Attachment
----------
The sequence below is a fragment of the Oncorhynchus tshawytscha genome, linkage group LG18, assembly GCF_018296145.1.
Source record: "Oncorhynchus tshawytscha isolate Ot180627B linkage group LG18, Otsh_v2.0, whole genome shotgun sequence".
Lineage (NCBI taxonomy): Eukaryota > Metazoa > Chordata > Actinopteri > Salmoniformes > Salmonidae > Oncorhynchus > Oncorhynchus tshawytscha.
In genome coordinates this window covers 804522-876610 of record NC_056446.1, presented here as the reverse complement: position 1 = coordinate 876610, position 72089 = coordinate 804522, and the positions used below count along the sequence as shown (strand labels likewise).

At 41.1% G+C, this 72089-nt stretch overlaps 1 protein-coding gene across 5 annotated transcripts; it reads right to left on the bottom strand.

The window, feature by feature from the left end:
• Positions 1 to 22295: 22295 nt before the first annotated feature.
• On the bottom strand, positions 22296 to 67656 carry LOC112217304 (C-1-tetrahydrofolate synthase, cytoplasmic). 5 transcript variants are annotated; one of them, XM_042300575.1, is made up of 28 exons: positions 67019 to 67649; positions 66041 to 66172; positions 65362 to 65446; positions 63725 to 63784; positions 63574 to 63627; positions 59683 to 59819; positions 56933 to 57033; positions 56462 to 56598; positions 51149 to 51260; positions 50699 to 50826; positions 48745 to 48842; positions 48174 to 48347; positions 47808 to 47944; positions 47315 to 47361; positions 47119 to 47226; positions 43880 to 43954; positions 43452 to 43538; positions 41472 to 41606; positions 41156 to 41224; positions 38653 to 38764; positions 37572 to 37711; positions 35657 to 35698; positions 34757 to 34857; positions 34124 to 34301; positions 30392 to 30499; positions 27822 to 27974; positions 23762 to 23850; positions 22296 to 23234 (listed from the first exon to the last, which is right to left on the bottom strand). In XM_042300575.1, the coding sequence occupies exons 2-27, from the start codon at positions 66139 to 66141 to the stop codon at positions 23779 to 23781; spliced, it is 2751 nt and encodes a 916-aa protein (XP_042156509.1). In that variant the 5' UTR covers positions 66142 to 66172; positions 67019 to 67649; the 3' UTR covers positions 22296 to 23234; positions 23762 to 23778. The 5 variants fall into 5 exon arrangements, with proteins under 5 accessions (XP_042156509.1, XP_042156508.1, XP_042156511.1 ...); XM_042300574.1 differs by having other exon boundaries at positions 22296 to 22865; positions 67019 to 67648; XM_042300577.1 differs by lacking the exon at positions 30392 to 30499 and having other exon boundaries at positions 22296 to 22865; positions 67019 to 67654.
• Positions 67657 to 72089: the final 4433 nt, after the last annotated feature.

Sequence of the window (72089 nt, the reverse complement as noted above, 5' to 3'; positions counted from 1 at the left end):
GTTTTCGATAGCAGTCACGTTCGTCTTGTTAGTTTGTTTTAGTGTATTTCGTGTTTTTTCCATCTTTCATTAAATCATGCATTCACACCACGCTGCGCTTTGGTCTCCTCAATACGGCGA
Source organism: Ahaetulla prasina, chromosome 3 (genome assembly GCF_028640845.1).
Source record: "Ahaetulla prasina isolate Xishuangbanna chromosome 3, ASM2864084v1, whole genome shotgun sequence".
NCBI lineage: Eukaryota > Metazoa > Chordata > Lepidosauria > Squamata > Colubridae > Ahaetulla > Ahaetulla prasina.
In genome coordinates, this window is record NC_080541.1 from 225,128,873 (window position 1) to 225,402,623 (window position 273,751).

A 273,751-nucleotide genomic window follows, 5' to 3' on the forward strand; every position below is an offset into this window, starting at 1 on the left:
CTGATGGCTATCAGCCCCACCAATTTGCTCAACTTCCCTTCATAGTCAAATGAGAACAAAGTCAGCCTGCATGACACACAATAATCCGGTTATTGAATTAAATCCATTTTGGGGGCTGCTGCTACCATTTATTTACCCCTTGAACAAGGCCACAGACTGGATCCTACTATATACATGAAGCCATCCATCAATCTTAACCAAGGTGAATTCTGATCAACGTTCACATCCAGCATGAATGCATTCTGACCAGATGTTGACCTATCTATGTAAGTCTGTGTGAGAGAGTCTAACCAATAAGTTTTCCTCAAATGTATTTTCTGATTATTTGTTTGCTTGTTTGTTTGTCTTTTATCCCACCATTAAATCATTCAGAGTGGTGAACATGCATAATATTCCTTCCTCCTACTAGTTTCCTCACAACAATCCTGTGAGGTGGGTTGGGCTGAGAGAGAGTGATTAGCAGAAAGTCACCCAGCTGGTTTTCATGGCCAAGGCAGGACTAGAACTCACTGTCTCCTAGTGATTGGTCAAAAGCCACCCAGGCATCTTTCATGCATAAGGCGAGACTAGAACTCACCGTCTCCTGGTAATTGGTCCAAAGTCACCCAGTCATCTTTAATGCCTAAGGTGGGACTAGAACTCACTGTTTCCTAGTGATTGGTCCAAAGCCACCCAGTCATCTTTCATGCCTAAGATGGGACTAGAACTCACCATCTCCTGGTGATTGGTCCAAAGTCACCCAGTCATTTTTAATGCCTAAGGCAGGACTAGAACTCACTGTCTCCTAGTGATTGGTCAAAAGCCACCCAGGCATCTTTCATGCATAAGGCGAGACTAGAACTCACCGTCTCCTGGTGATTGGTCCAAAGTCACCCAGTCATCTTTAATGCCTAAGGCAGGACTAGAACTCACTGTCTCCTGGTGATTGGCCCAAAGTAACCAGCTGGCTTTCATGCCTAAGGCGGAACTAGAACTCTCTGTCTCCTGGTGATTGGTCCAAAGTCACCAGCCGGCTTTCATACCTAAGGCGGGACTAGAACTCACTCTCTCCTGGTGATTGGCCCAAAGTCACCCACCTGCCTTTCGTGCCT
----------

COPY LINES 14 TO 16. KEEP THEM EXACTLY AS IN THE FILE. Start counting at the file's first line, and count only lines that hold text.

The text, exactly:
NCBI lineage: Eukaryota > Metazoa > Chordata > Lepidosauria > Squamata > Colubridae > Ahaetulla > Ahaetulla prasina.
In genome coordinates, this window is record NC_080541.1 from 225,128,873 (window position 1) to 225,402,623 (window position 273,751).

A 273,751-nucleotide genomic window follows, 5' to 3' on the forward strand; every position below is an offset into this window, starting at 1 on the left: